The Law Commission is of the opinion that this insidious practice must be put an end to. The practice may have originated in some distant past. It is not clear in what circumstances and for what reasons such a practice began. The fact, however, remains that not only is it a practice not sanctioned by the Code, it appeal's to run counter to the very discipline, dignity and decorum of the court. It is high time, it is put an end to. It does not also appear to be prevalent in any other High Court.
2.21.2. In the light of the above discussion, it is obvious that the proposed sub-rule (1) of rule 1 is a highly desirable and salutory step. The sub-rule must, however, be clarified to indicate that the adjournment contemplated by it meant an adjournment granted or to be granted at the request of a party and not an adjournment caused by other reasons. It should further be made obligatory that even for the first, second or third adjournment which may be granted to the party at his request, the other side should be compensated in full for the actual costs incurred by it for that date of hearing. Indeed, this aspect can be said to be implicit in the amendment proposed in sub-rule (2) of rule 1.
There must be a further proviso added to sub-rule (1) to the effect that no adjournment shall be granted on an oral request of a party or in terms of a slip or a letter given by the counsel and that an adjournment shall be granted only on the basis of a written application filed by a party which should either be verified by the counsel for the party or should be supported by an affidavit of the party.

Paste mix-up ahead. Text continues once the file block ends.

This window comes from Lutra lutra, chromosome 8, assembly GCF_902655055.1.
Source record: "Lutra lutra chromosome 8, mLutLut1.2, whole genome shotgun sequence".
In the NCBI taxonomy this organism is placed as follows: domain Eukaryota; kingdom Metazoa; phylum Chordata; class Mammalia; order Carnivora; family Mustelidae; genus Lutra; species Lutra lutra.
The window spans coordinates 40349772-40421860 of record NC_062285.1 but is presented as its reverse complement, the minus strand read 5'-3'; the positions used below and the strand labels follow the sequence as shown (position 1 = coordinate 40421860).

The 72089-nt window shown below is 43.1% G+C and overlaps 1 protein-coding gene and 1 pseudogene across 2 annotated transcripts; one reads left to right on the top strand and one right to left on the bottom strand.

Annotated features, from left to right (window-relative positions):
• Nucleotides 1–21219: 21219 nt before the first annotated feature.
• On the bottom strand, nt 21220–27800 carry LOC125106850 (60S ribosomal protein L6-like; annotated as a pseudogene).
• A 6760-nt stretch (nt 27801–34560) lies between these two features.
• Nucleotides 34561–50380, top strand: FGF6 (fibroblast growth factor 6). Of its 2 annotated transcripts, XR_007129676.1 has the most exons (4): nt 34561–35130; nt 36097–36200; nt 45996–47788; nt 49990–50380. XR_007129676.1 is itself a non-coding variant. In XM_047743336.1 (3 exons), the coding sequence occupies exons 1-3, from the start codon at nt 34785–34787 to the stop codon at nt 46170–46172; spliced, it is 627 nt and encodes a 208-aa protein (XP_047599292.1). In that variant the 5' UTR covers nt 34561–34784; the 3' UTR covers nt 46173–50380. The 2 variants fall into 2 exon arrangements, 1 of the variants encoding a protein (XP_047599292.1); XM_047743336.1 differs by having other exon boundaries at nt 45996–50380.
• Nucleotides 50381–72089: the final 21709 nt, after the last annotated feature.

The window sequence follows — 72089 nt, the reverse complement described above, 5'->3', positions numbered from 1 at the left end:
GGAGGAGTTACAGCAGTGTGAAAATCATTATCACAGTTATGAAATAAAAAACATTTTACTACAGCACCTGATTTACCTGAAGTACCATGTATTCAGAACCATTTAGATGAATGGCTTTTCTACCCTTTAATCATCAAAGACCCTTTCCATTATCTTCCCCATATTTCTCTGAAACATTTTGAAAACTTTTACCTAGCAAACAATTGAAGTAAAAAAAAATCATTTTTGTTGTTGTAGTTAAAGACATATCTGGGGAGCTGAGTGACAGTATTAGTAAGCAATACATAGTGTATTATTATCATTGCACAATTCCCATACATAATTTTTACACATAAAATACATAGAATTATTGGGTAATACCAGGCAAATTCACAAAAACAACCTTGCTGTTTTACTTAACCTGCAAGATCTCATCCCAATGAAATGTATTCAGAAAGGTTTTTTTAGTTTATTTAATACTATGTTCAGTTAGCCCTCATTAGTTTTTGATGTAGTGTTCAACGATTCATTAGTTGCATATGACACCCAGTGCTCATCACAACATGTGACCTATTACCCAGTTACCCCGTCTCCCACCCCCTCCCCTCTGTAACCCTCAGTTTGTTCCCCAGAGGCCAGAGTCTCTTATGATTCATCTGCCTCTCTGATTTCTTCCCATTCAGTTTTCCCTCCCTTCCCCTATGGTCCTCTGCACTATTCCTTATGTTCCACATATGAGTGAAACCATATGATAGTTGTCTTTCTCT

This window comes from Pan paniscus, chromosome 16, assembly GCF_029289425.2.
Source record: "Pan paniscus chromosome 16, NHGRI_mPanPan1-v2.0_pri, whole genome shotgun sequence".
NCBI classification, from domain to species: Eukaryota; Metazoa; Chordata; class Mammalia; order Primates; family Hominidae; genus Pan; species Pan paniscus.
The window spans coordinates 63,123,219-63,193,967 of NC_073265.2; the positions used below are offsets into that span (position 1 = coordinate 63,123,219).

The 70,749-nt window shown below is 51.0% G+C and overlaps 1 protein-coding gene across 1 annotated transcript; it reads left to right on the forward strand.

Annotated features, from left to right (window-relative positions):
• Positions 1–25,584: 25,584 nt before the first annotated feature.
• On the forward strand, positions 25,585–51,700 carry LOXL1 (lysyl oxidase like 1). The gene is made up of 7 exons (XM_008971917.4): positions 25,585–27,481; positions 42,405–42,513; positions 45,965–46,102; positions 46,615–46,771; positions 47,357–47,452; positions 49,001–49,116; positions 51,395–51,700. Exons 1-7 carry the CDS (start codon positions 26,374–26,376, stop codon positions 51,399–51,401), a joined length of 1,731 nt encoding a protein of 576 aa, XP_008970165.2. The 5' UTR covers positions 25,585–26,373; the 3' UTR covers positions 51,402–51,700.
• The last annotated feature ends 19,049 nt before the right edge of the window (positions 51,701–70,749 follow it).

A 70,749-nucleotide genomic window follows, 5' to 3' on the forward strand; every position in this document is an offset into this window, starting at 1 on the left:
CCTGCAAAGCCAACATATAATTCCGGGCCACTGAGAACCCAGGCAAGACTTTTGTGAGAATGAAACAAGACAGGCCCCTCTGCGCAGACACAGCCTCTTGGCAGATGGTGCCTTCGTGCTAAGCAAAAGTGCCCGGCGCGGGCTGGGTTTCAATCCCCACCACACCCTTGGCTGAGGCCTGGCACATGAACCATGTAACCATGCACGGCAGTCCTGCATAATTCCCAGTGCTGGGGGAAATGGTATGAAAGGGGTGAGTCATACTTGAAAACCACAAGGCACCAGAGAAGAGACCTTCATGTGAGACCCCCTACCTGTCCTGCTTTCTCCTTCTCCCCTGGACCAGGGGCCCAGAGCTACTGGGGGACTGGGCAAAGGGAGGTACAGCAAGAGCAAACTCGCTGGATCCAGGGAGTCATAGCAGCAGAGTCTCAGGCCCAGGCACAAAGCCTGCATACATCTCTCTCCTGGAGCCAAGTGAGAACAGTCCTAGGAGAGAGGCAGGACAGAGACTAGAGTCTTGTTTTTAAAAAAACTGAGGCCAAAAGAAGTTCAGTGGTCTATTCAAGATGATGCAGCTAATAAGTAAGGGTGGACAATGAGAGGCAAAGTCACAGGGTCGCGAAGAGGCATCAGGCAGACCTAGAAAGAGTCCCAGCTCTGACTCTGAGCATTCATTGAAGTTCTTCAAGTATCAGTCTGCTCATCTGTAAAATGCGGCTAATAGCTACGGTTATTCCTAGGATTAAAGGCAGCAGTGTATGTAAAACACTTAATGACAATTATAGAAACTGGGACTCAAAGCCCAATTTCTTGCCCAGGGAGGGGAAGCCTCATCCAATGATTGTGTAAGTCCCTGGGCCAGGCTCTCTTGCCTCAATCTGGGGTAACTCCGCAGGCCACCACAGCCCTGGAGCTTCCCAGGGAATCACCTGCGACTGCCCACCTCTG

This should be so even where the other side does not object. In a case where joint request is made by both the sides for adjournment, the court should impose costs upon both parties, which can be remitted to the legal aid body of that district or State, as the case may be. In sum, two more provisos should be added to sub-rule (1). The second proviso as proposed by the Law Commission, should say that no adjournment shall be granted except on the basis of a written application which is verified and signed by the counsel for the party or which is supported by an affidavit of the party, the copy whereof is served before hand on the counsel for the opposing parties.
The third proviso should say that an adjournment contemplated by sub-rule is an adjournment granted at the request of the party and not an adjournment granted for other reasons. It is, however, obvious that even where the suit is adjourned for other reasons, the court has to record the reasons for such adjournment as required by proposed sub-rule (1).
(ii) In the light of the above discussion it must be said that the proposed amendment in sub-rule (2) is a welcome step and the Law Commission agrees with the same.